To build long-term resilience, you need strategic sales and operations planning (S&OP) in place. S&OP should be coordinating your plans across demand, supply and finance so that every area is pushing the same way toward success. You should also look at establishing or refining your procurement team, along with a team that is explicitly focused on managing expenses and driving value. The warehouse data and analytics that inform your agility can also help support your long-term resilience. Work toward a warehouse management system that supports process efficiencies, clearer planning, increased automation, maximized floorspace and an optimized workforce.


As you look beyond your organization, reassess the balances you have set for decisions like make versus buy, offshore versus re-shore and insource versus outsource. You can also reassess suppliers in terms of supply base distribution, each supplier’s financial health and your opportunities to consolidate vendors. Develop supplier KPIs to help inform these decisions into the future and ensure transparent expectations.





To improve scalability, you need to stay aware of your options and their likely impacts. Ensure that your scenario planning gives you a clear understanding of where, when and how you have chances to scale. Develop a “command center” approach in your company leadership, with clear governance about how you can take decisive actions at the right time. Integrate your systems now, for seamless real-time communication across your inventory, purchasing pricing and other functions. Scaling your company or capabilities will be critically delayed if you have system integration issues before you even begin. Lastly, think beyond traditional growth options to consider alternatives like cellular manufacturing that processes individual pieces from start-to-finish rather than in batches.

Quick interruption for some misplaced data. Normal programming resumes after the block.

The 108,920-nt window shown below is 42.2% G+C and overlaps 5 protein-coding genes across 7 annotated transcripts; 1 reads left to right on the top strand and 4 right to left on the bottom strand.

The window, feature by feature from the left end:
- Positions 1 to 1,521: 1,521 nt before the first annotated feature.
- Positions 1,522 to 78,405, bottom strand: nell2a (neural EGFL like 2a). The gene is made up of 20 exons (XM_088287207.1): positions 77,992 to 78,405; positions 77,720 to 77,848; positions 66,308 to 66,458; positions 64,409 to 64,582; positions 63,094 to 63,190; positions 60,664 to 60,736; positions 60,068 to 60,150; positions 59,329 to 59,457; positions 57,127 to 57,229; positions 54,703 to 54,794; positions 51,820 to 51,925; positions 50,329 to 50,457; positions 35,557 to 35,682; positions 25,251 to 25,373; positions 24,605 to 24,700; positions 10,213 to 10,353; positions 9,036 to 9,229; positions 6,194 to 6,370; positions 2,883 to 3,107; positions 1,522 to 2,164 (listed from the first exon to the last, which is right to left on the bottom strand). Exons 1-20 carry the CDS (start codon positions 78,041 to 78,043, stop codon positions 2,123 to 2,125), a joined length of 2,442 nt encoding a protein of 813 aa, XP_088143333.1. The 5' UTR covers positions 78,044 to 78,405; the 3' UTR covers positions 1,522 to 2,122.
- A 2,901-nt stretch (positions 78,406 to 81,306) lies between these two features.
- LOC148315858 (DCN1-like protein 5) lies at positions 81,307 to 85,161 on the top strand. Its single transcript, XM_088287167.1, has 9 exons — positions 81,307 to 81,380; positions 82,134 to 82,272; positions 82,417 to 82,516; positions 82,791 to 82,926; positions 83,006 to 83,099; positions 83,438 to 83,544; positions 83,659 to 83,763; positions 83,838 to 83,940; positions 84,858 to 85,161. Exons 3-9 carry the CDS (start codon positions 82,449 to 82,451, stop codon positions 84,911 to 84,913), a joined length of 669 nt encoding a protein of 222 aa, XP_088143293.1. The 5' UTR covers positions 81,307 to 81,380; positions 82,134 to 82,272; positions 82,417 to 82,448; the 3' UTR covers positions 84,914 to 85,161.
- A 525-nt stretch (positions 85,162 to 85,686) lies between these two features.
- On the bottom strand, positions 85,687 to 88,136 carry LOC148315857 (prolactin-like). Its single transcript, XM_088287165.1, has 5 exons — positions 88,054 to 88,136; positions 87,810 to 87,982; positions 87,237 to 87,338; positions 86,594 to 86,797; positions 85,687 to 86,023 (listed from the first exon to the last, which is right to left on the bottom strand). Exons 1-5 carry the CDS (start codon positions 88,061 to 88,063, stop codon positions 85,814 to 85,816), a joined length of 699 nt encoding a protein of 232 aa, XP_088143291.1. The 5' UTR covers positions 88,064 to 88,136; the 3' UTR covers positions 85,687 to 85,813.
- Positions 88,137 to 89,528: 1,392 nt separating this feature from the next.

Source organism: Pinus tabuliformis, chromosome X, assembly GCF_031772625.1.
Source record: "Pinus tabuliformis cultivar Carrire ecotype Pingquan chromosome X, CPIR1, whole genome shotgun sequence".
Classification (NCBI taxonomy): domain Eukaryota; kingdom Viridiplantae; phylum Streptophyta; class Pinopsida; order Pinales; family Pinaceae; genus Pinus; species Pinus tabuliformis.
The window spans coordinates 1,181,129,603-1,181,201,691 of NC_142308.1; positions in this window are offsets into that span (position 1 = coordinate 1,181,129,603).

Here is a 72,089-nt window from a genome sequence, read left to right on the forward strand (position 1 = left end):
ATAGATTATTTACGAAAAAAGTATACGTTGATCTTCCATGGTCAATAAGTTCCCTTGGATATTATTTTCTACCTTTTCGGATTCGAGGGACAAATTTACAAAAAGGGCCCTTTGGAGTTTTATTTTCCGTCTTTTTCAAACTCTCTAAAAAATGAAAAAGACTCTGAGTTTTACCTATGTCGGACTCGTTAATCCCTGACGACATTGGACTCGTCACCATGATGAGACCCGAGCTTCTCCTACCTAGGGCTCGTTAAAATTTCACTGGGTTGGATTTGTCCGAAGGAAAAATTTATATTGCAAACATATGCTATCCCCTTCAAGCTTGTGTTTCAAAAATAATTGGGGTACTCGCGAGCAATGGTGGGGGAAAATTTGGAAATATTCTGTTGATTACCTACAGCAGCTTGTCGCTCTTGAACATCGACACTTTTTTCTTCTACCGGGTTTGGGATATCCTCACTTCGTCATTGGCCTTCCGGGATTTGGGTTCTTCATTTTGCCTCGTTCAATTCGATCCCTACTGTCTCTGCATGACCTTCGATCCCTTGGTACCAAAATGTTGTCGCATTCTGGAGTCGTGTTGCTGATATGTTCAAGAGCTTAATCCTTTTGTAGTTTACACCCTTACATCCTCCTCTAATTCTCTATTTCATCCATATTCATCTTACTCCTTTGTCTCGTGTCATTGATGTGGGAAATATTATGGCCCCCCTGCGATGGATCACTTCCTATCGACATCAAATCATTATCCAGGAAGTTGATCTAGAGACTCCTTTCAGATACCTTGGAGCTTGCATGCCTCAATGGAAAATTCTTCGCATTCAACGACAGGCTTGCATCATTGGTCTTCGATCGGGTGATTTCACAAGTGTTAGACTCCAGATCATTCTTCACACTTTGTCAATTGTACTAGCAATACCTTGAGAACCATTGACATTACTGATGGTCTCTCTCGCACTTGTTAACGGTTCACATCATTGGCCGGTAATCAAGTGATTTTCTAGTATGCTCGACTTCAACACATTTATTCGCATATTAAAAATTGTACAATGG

Look ahead


Inflation and pandemic pressures have already driven manufacturers to consider efficiencies and cut costs. Recessionary risks and other ongoing challenges could push manufacturers to go too far and sacrifice their competitive viability for the future.


That’s why manufacturers must consider their long-term agility, resilience and scalability as they make moves to reallocate cash, reduce costs and maintain the right level of service. As supply chain and market volatility continues, manufacturers must become increasingly sophisticated about how they maintain resilience.